Reading Screenplays, Inside AND Out

Inside OutAs an English professor, I LOVE analyzing literature. And I especially love analyzing a novel with a class full of freshmen who really have no idea how to tackle a novel: mapping plots, evaluating characters, determining the role of setting, deconstructing the language, discerning themes. But I have not worked with my classes on reading scripts (except Shakespearean plays, of course!).

Since I am fairly unfamiliar with screenwriting, I have been downloading and reading as many screenplays as I can find in my genre. Then someone gave me a flyer about a group that reads and discusses screenplays, Screenplay Development Group. When I saw this month’s choice was Inside Out, I knew I had to sign up! Not only is this movie in my genre, but I saw it with my 19-year-old daughter, and we both absolutely loved it. For $35, they mailed me a copy of the screenplay, and I joined about 40 people to discuss the writing.

Fast forward: reading this script did not turn out as I expected. And this is the problem I seem to always have reading screenplays. I have trouble visualizing the scenes from the movie based on what is written on the page. It’s so frustrating. Of course, because I actually saw this movie, I was able to run the film in my head as I read. But I kept thinking that without having seen the movie, I would have no idea what this was about. Even lines that I know were funny at the theater, lay flat on the page for me.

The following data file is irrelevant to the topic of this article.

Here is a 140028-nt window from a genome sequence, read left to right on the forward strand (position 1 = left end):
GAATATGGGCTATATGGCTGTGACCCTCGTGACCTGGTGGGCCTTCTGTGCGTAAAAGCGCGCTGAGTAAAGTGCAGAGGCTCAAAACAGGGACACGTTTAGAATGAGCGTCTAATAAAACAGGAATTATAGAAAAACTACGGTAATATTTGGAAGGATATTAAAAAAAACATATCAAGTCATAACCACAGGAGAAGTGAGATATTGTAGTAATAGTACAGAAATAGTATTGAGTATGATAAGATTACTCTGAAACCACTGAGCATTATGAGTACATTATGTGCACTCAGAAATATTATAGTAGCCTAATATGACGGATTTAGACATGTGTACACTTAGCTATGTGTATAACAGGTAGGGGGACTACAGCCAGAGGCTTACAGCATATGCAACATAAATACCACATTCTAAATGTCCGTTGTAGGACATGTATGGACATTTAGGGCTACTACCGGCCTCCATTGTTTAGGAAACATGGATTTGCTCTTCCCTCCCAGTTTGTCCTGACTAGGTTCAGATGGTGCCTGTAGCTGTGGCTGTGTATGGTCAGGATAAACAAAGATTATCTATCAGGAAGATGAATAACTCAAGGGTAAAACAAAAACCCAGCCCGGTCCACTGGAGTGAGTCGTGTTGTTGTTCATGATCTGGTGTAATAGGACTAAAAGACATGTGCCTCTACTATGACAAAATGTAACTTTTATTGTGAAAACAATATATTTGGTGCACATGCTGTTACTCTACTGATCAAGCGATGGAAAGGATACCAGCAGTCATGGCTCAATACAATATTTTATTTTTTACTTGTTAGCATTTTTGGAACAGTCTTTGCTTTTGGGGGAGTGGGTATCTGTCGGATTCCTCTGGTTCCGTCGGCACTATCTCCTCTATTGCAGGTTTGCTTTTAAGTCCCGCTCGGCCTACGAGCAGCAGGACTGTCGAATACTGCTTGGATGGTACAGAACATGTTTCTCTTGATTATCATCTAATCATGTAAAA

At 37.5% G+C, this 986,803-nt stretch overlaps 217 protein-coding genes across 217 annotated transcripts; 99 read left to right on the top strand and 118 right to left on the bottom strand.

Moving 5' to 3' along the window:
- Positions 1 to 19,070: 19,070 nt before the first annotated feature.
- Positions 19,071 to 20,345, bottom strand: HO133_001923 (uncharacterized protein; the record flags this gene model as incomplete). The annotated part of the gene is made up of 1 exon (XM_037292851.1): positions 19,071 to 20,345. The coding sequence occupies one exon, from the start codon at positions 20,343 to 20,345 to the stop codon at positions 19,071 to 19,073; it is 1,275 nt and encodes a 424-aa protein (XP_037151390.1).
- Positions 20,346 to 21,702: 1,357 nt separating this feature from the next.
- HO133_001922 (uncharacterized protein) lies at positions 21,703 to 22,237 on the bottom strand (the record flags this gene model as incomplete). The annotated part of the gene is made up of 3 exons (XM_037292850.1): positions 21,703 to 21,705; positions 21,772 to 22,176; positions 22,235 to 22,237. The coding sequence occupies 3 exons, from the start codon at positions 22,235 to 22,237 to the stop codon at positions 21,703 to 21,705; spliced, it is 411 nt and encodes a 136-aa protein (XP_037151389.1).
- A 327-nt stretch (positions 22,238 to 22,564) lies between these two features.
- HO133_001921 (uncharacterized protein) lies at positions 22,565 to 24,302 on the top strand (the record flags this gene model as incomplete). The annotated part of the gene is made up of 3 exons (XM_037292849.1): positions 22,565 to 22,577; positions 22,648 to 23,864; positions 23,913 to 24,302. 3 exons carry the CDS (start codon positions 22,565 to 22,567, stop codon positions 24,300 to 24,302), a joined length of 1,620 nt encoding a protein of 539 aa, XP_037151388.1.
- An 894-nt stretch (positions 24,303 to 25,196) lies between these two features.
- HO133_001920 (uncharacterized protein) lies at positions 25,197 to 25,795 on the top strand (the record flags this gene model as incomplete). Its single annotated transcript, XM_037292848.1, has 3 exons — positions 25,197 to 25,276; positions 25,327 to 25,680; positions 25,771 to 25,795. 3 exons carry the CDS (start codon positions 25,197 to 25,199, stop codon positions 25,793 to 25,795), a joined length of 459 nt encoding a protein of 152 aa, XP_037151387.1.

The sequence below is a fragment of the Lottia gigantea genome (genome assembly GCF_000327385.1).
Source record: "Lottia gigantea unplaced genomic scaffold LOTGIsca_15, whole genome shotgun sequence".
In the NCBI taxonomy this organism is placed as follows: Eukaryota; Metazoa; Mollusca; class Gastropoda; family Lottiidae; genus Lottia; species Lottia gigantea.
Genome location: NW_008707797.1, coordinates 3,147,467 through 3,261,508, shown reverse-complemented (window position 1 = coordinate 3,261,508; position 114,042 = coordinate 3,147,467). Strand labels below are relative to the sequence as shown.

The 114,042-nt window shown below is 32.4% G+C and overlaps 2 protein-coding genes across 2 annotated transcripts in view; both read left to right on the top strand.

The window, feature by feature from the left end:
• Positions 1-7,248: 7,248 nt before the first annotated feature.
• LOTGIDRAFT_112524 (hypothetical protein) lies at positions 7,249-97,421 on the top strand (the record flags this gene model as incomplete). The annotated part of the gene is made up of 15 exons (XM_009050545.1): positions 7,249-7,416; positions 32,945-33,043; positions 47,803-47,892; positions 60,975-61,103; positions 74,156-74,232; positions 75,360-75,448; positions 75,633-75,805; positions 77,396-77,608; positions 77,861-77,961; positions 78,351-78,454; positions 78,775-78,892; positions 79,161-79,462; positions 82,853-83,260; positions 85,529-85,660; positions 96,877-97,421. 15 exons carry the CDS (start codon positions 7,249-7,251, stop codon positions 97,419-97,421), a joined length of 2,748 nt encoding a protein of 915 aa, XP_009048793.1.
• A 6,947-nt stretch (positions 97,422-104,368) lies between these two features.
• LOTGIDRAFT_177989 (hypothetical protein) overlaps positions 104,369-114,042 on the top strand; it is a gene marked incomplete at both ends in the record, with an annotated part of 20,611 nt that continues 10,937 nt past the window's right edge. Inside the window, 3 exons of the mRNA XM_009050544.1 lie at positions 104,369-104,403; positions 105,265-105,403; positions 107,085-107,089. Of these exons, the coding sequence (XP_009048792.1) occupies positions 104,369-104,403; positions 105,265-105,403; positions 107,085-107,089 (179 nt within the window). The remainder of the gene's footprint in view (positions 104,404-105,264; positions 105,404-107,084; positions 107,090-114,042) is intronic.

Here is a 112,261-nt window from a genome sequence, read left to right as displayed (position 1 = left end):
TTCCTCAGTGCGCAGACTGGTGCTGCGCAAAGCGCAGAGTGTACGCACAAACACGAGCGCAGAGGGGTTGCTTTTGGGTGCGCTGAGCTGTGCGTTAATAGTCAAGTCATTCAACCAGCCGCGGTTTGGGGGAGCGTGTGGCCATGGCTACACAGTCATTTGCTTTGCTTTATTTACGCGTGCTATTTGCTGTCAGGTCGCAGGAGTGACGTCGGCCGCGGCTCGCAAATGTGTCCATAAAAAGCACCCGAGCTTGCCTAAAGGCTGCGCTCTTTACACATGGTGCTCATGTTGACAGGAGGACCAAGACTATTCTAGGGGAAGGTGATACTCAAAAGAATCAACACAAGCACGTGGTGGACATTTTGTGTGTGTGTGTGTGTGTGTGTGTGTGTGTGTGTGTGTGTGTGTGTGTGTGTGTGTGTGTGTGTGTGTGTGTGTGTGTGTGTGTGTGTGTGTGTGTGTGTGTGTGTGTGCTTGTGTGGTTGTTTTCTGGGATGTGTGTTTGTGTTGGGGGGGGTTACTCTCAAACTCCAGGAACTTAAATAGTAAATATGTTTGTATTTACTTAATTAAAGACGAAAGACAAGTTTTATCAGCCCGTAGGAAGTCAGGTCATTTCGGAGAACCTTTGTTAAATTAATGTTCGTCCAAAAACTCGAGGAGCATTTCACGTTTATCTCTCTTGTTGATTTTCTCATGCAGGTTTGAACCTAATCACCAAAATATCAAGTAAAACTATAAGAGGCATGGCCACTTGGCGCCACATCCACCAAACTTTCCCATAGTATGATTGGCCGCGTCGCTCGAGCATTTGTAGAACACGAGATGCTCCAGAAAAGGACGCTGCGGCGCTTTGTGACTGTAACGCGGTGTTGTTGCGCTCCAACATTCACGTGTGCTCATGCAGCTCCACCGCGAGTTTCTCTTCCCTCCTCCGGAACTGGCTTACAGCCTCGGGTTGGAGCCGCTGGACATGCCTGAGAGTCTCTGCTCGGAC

It actually reminded me of the first time I read Shakespeare’s Henry IV. I couldn’t follow it to save my life (yes, the language itself was a huge obstacle). But what I distinctly remember is deciding to watch a film of the play while reading the text and realizing that Falstaff was funny! Who knew? I did not come close to seeing that on the page!

I felt the same way reading this. I even said to my daughter that I might be in trouble here. If I cannot manage to see the movie in my mind or see the possibilities while reading a script, how am I going to have the ability to read my own script with any sense of objectivity?? How will I know when I have done a good job??

But I learned some important things last night.

  1. Trust myself. I am a writer. I have been writing for years. I actually have some good instincts! In fact, as it turned out, anyone who had not seen the movie had trouble visualizing not only the movie but even the characters. Ok, good. It wasn’t just me.
  2. I know a thing or two about storytelling. Even if I have never written a screenplay before, I study literature, which is STORY!
  3.  I am very good at picking apart a story and analyzing the different elements. What I need to work on is then taking the next step and evaluating those elements. I am not in the habit of evaluating Hemingway or Twain or Bronte. I usually just discuss what they DID accomplish, not how they could have done better. In my study of screenplays, I need to note what is done well and what can be done better so that I can imitate the good and avoid the bad in my own writing. After all, that is exactly what I do with my students in composition classes with academic writing. We look at essays and articles and evaluate what works and what doesn’t work.